Wednesday, April 25, 2018

Movie Review: Isle of Dogs

Silly and goofy, this stop-motion comedy explores a strange animal prejudice while also showing off some clever storytelling. The film has understandably been attacked for some racist stereotypes and on that point, it doesn't seem very thought through. Still, the meticulous nature of the animation makes for stunning spectacle and the recognizable voice cast adds humor and makes the film entertaining. The plot doesn't seem to matter that much as it is highly predictable and something seen in plenty of cartoons and children's movies. The attention to detail, something Wes Anderson is known for, is the real appeal of this film with goofy little details like this great scene of sushi making or the various shots of cats as their diabolical owners plan to rid the city of species.

The story centers around five dogs with huge stars as the voices. Chief (Bryan Cranston) is the toughest and somewhat of a leader since he has always been a stray and is more prepared for the harsh lifestyle on trash island. Cranston is one of my favorite actors since his stellar television performances and he does a great job fleshing out the wild character who grows fond of the lost boy Atari (Koyu Rankin) despite an initial wariness of all humans. Chief is definitely the central dog with a romantic interest in Nutmeg (Scarlett Johansson) and an introduction that includes him ripping off the ear of another dog. The film has a surprising amount of violence and grotesque images that come with Anderson's small detail. Chief is covered in fleas and has gruesome wounds all over his body from the rough life.

The second-in-command and dog that insists it is a democracy, though all the other dogs always agree with him, is Rex (Edward Norton). He has a more practical outlook on survival on trash island and dreams of having an owner again. He was house-trained and reluctant munches on the available leftover trash. His gang including Duke (Jeff Goldblum), Boss (Bill Murray), and King (Bob Balaban) put their lives on the line to help Atari find his missing dog Spots (Liev Schreiber). Duke has this recurring joke where he hears rumors about other dogs or events on the islands that I found pretty funny. The best joke comes from Jupiter (F. Murray Abraham) and his pug dog sidekick Oracle (Tilda Swinton) who can predict the future because she understands television though often gets distracted by silly shows.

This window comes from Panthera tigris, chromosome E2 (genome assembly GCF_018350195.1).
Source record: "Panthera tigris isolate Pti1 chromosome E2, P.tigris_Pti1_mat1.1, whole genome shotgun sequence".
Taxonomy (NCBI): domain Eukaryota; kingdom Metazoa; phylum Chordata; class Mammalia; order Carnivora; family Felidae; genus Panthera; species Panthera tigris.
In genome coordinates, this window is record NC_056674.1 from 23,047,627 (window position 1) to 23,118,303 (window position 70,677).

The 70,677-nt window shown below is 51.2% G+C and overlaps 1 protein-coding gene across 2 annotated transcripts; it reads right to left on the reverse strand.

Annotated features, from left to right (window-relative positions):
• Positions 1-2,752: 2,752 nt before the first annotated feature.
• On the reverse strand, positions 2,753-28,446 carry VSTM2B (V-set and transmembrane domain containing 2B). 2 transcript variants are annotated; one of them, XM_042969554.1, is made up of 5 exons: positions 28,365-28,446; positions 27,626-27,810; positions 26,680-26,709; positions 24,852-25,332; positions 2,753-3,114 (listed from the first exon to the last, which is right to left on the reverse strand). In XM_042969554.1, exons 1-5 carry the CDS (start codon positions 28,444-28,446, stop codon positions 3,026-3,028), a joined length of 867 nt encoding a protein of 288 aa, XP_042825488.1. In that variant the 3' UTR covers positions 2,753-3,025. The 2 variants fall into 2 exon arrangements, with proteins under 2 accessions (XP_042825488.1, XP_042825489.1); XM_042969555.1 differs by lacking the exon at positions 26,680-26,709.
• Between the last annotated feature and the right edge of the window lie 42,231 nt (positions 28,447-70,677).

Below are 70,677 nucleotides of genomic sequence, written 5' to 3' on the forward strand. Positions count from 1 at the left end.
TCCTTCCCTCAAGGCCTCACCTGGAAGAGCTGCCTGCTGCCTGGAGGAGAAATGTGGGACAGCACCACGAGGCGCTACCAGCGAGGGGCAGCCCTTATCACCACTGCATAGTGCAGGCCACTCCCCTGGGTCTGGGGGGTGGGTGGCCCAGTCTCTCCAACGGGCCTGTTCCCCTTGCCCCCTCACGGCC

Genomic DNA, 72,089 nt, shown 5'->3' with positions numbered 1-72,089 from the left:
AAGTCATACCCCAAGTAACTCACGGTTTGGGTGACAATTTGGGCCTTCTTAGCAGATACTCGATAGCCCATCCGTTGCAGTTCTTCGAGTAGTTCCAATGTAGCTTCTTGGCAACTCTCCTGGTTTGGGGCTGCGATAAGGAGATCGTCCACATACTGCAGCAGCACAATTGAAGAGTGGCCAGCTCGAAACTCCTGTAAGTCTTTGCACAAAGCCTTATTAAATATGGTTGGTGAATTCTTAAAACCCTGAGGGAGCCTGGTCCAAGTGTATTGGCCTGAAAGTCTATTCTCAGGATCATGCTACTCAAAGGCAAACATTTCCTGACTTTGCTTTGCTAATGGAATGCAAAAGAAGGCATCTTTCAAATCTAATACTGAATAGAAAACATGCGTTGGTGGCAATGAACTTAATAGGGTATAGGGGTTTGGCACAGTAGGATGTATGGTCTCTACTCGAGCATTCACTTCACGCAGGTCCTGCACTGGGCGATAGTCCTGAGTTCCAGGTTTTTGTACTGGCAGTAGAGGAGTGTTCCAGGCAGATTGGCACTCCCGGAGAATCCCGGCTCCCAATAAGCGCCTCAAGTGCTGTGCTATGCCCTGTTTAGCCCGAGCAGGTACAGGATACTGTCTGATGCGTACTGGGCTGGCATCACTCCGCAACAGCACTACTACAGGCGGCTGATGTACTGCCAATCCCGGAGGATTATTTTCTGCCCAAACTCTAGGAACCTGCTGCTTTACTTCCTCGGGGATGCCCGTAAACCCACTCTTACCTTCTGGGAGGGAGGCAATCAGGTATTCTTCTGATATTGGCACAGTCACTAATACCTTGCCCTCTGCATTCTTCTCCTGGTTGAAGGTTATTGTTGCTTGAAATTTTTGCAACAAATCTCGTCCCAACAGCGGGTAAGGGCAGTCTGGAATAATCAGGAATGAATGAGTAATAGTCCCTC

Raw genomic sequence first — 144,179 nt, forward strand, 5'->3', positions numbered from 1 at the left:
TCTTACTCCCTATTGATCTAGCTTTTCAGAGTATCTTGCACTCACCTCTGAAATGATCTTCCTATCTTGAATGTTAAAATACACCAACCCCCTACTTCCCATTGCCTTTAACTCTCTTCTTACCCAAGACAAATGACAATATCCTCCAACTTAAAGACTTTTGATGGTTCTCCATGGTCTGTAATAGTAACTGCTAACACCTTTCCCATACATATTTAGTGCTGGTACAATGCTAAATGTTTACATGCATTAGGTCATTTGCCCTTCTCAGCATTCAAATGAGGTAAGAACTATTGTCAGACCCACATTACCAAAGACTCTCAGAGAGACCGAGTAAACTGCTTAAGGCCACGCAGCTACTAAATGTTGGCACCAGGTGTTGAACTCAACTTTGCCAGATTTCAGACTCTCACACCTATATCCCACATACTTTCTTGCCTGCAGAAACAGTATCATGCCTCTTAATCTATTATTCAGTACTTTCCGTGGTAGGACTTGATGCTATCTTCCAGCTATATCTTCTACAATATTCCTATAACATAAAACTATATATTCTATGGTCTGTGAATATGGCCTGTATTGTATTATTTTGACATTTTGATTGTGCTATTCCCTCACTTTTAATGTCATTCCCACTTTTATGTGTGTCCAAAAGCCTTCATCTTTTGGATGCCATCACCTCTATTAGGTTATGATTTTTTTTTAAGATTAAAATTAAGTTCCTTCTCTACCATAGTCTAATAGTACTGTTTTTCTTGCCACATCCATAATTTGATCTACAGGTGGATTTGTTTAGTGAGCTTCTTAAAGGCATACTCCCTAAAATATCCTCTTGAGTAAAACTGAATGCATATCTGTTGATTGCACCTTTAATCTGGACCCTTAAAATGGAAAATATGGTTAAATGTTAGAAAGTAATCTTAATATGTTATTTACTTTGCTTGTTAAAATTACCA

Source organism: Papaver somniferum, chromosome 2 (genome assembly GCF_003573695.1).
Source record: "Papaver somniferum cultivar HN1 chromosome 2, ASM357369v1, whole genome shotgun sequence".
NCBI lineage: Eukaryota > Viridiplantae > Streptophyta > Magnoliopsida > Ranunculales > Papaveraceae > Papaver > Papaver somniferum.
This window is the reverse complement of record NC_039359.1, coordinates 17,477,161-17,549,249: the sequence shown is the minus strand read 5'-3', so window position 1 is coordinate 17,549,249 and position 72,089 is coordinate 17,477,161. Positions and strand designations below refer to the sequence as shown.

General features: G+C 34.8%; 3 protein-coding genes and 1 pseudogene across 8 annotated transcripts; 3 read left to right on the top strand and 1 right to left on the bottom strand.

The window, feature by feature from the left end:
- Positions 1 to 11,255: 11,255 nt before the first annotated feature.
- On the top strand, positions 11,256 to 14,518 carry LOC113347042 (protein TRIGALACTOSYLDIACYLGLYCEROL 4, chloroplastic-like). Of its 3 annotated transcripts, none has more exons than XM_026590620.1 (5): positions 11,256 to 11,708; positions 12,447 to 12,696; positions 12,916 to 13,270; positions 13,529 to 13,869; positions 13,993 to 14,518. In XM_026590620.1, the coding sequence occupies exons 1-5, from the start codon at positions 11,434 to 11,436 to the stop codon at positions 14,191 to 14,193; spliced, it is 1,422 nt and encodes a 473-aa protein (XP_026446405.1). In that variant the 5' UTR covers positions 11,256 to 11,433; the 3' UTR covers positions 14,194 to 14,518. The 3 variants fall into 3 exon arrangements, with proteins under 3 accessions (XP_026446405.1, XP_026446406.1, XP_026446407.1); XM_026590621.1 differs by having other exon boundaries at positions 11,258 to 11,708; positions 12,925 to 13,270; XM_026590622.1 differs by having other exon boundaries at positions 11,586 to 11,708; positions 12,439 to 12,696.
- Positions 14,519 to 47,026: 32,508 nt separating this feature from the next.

The human side is where the issues arise as a young foreign exchange student Tracy Walker (Greta Gerwig) leads a pro-dog movement as the inventor of a cure to the various diseases the dogs carry Professor Watanabe (Akira Ito) is murdered by the villainous Mayor Kobayashi (Kunichi Nomura) leaving behind Assitant-Scientist Yoko Ono (Yoko Ono). Atari serves as a symbolic leader despite a metal rod sticking out of his head. The adventure leads across the island and a coordinated revolt turns the tide as the film works out for a happy ending. 

Isle of Dogs has plenty to enjoy and continues Wes Anderson's quirky career with his regular castmates while the valid criticisms detract from the comedy of the film. I don't often see cartoons in the theater but cute dogs can usually draw me in and I was able to go back and watch Anderson's other film Fantastic Mr. Fox though, unfortunately, due to time constraints and less availability for this free blogging stuff, I wasn't able to review it. I liked his previous film more but this still has plenty to offer. I would like to see Anderson examine the criticism in the future and come up with an understandable response that acknowledges his myopic view and grows his ability as an auteur filmmaker. 

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